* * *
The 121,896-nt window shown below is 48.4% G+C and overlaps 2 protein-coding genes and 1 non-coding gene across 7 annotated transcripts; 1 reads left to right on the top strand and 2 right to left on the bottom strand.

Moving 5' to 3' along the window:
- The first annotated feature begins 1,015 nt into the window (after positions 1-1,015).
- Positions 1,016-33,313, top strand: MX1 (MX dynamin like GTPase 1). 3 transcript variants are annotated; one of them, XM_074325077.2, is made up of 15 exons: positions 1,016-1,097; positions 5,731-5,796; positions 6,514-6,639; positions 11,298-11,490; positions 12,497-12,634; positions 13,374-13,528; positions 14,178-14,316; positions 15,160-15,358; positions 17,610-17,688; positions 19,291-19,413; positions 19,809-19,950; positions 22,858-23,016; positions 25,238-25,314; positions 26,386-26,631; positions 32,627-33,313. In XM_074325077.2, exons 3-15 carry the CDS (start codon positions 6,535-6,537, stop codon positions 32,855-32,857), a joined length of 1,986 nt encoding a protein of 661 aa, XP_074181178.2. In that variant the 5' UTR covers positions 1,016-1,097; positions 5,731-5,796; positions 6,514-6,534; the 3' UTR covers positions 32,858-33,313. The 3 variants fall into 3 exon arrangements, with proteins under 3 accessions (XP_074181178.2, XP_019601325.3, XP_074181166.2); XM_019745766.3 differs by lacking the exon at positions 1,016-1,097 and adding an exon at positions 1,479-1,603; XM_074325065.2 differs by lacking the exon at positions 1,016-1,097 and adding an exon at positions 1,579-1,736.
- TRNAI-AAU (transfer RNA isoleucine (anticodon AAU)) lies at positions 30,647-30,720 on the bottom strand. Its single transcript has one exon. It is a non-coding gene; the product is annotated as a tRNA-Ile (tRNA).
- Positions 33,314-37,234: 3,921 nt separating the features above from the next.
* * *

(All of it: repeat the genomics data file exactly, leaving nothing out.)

The 121,896-nt window shown below is 48.4% G+C and overlaps 2 protein-coding genes and 1 non-coding gene across 7 annotated transcripts; 1 reads left to right on the top strand and 2 right to left on the bottom strand.

Moving 5' to 3' along the window:
- The first annotated feature begins 1,015 nt into the window (after positions 1-1,015).
- Positions 1,016-33,313, top strand: MX1 (MX dynamin like GTPase 1). 3 transcript variants are annotated; one of them, XM_074325077.2, is made up of 15 exons: positions 1,016-1,097; positions 5,731-5,796; positions 6,514-6,639; positions 11,298-11,490; positions 12,497-12,634; positions 13,374-13,528; positions 14,178-14,316; positions 15,160-15,358; positions 17,610-17,688; positions 19,291-19,413; positions 19,809-19,950; positions 22,858-23,016; positions 25,238-25,314; positions 26,386-26,631; positions 32,627-33,313. In XM_074325077.2, exons 3-15 carry the CDS (start codon positions 6,535-6,537, stop codon positions 32,855-32,857), a joined length of 1,986 nt encoding a protein of 661 aa, XP_074181178.2. In that variant the 5' UTR covers positions 1,016-1,097; positions 5,731-5,796; positions 6,514-6,534; the 3' UTR covers positions 32,858-33,313. The 3 variants fall into 3 exon arrangements, with proteins under 3 accessions (XP_074181178.2, XP_019601325.3, XP_074181166.2); XM_019745766.3 differs by lacking the exon at positions 1,016-1,097 and adding an exon at positions 1,479-1,603; XM_074325065.2 differs by lacking the exon at positions 1,016-1,097 and adding an exon at positions 1,579-1,736.
- TRNAI-AAU (transfer RNA isoleucine (anticodon AAU)) lies at positions 30,647-30,720 on the bottom strand. Its single transcript has one exon. It is a non-coding gene; the product is annotated as a tRNA-Ile (tRNA).
- Positions 33,314-37,234: 3,921 nt separating the features above from the next.